The short nose in flat-faced dog and cat breeds is unacceptable and negatively affects animal welfare. Veterinarians call for action!
The French Bulldog, the Pug and the Persian are examples of flat-faced (brachycephalic) dog and cat breeds that are currently very popular. Caring Vets is very concerned about the welfare of these animals. Brachycephalic dogs and cats suffer because they have serious health problems, which are often not recognized by the owners. Consequently we urge breeders, pedigree judges, veterinarians and (future) dog owners to take responsibility and tackle these problems. Animal breeding simply cannot and should not be based on consumers and breeders whims and whishes, especially if the animals’ health and welfare are at stake.
Brachycephalic animals are bred in such a way that the structures in the skull do not have enough space. The nostrils are too small, the tongue proportionally too large and the soft palate too long, therefore closing off an important access route to the throat and airways. They often have a very flattened trachea that is too narrow. This results in a continuous shortness of breath.
In order to be able to breath normally, many brachycephalic dogs have to undergo surgery.
The physical appearance of the brachycephalic animals leads to more problems: regarding the teeth, there is insufficient space in the jaw resulting in dental problems. Folds on the head cause skin infections and the bulging eyes frequently cause painful eye conditions. The short stature of the skeleton causes defects and gives rise to back problems, such as hernias. Natural production is also hindered due to this build and birth problems are common. Worldwide this has been scientifically proven in various publications and generally known to breeders and veterinarians.
According to the law, since 2014 it has been forbidden to ” breed with companion animals in a way that harms the welfare and health of the parent or offspring”. Breeding should prevent serious hereditary defects, diseases and harmful external characteristics being passed on to offspring as well as prevent unnatural reproduction.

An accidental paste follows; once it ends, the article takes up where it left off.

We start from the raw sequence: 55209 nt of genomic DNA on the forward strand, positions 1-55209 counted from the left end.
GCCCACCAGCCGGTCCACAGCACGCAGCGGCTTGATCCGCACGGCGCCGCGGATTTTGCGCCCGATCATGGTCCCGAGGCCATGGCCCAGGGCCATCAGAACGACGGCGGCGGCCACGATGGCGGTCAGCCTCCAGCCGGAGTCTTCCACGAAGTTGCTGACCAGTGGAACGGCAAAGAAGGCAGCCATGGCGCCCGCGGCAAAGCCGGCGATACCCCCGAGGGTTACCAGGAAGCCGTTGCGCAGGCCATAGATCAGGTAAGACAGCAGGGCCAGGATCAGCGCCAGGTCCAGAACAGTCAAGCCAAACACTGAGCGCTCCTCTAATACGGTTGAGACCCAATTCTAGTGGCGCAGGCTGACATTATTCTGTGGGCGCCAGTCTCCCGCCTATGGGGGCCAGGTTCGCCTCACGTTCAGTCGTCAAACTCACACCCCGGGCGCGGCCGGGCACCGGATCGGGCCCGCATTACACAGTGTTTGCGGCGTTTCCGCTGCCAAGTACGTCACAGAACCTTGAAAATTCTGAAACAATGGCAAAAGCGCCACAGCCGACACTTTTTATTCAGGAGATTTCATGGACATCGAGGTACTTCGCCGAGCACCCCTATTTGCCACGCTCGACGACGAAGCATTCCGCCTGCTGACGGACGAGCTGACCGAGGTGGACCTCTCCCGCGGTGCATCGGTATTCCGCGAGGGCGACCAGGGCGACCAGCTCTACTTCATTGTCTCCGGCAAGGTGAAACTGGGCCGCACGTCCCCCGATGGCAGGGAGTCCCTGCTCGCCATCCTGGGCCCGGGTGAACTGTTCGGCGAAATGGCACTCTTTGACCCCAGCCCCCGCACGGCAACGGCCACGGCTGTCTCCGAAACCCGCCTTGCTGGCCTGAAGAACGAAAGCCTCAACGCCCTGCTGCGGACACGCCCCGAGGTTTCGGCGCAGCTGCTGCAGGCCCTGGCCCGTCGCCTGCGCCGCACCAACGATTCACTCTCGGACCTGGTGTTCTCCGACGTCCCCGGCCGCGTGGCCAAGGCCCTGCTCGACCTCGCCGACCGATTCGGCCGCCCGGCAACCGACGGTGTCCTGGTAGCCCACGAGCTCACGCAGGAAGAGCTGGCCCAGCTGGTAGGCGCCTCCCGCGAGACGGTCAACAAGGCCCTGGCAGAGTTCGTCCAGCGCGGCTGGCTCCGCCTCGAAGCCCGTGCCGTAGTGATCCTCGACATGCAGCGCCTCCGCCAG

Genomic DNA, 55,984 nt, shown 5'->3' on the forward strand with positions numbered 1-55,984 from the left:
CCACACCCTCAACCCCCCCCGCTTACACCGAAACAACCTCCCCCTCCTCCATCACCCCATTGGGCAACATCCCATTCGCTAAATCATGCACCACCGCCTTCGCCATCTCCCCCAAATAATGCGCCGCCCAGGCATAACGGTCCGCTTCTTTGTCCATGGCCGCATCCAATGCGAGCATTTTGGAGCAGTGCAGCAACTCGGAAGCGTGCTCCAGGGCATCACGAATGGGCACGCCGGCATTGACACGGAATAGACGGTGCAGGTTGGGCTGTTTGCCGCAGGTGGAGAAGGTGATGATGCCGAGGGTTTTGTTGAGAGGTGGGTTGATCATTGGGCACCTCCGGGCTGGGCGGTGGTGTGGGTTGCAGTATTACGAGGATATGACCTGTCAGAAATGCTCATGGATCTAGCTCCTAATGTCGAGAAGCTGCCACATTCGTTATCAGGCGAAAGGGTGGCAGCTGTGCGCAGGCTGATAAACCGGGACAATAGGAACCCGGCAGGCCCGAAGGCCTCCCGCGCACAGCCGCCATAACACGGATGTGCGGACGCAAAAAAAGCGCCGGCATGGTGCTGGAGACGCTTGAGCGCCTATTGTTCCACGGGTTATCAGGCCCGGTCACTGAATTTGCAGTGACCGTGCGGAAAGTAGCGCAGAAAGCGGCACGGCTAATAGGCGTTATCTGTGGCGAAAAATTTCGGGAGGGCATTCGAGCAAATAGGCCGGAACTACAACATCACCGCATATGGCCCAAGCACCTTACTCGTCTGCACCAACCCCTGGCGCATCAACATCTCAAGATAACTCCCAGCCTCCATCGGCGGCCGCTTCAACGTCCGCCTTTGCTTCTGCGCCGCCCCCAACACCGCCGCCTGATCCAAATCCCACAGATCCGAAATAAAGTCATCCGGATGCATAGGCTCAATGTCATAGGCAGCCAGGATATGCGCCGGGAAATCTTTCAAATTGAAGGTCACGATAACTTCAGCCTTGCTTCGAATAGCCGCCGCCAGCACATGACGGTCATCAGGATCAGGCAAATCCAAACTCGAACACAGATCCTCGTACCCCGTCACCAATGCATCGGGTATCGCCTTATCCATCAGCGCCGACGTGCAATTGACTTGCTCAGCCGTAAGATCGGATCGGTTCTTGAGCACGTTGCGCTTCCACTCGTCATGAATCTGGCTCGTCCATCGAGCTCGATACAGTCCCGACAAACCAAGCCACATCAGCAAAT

Purposely breeding with deformed animals is thus prohibited, but nevertheless happens on a large scale. It is not enforced because Dutch law lacks the criteria to be able to rule in specific cases that this article has been violated.
We therefore call on the government to quickly set clear criteria: a minimum muzzle length and nostril size should be determined for both dog and cat.
Furthermore, we want to encourage breeders and pedigree judges to select the longest snouts, the most open nostrils and a normal build within a ‘flat-faced breed’ as the best representative of that breed.
We call on veterinarians to stop artificial insemination if there is no indication for it. Furthermore, English and French Bulldogs are currently being subjected to caesarean sections in about 80% of births. This often happens by appointment instead of in an emergency situation. We call on veterinarians to only use a caesarean section if there is a medical indication, as dictated by the guideline from the KNMvD (Dutch Veterinary Association) and the aforementioned article 3.4 in the law. The veterinarian should argue for castration in case of a caesarean section, implemented because of the harmful breed characteristics. They should also register surgical procedures performed to facilitate breathing, as these animals are not suitable for breeding due to a hereditary taint.
Finally, a warning for all (future) dog and cat owners: your buying behavior determines what is bred! Therefore think carefully before you purchase a dog or cat and have your veterinarian advise you. Watch and listen to the mother and father when visiting a breeder: animals that can not breathe without making noise or have almost closed nostrils always suffer from breathlessness! This can be compared to breathing through a straw. Try this technique yourself first, and then imagine what it’s like for the animal. Chances are that you will prefer an animal that can breathe normally. To say that snoring is ‘characteristic of the breed’ is a fallacy. It is merely a sign that the breed has been unhealthily bred for far too long. Every veterinarian will agree that this is not endearing, but rather incredibly sad for the animal.
Together we can ensure that our pets no longer have to suffer from fads and trends and inadequate policy-making.
Caring Vets, working group companion animals